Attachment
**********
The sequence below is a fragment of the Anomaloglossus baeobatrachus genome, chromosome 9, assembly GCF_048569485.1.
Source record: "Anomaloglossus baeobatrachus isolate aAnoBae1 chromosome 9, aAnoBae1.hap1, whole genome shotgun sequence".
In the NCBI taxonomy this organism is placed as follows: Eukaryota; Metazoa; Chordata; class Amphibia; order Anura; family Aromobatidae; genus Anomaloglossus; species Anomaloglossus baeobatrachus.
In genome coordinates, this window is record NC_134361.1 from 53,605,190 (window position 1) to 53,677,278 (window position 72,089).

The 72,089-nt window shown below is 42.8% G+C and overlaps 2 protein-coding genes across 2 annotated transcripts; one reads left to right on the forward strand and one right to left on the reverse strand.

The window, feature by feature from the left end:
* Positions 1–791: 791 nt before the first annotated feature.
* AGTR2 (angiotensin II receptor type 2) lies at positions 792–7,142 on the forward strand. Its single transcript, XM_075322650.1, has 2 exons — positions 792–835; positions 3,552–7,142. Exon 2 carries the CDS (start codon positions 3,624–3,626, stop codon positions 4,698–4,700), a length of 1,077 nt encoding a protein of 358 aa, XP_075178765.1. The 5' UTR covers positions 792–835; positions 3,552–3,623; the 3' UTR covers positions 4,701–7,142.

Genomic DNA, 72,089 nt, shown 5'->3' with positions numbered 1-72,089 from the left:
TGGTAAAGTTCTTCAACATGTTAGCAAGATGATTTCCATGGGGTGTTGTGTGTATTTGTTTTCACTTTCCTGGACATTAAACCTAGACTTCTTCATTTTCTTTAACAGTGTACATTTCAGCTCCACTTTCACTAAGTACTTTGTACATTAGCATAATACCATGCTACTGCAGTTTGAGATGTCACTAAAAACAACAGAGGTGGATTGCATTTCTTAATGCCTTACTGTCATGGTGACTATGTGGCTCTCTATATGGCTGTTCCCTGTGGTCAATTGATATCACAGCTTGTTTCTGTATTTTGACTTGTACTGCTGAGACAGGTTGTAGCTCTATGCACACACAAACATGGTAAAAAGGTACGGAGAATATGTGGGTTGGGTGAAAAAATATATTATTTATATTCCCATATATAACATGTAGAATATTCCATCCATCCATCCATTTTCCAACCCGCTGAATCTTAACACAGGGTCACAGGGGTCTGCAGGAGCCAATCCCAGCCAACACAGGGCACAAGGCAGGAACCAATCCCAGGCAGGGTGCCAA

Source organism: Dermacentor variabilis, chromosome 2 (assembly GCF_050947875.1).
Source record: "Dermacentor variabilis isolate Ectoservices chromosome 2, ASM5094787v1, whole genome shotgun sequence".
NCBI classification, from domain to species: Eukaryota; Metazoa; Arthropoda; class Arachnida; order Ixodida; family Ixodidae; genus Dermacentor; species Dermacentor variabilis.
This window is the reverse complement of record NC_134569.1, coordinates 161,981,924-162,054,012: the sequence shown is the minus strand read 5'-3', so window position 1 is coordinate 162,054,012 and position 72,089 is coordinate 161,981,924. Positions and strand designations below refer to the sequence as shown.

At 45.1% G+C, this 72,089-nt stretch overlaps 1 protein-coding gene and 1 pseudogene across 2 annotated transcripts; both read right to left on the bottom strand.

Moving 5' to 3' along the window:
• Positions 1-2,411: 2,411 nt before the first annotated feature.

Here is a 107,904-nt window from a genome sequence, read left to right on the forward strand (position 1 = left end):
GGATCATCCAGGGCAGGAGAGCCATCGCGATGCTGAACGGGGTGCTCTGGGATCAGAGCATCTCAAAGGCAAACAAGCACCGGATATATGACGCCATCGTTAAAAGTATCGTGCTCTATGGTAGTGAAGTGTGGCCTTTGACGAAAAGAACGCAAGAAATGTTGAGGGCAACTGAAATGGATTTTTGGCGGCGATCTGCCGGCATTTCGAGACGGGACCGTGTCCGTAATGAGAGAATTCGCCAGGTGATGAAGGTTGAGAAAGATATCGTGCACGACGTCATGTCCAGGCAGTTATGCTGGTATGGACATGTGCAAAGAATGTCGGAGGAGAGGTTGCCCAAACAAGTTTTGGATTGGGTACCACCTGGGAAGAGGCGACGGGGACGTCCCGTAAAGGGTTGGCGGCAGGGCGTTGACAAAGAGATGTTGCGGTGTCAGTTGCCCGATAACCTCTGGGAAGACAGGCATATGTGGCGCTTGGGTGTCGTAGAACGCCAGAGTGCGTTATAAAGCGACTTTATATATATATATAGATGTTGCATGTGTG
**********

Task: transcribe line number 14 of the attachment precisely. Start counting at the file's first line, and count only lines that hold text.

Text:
This window is the reverse complement of record NC_134569.1, coordinates 161,981,924-162,054,012: the sequence shown is the minus strand read 5'-3', so window position 1 is coordinate 162,054,012 and position 72,089 is coordinate 161,981,924. Positions and strand designations below refer to the sequence as shown.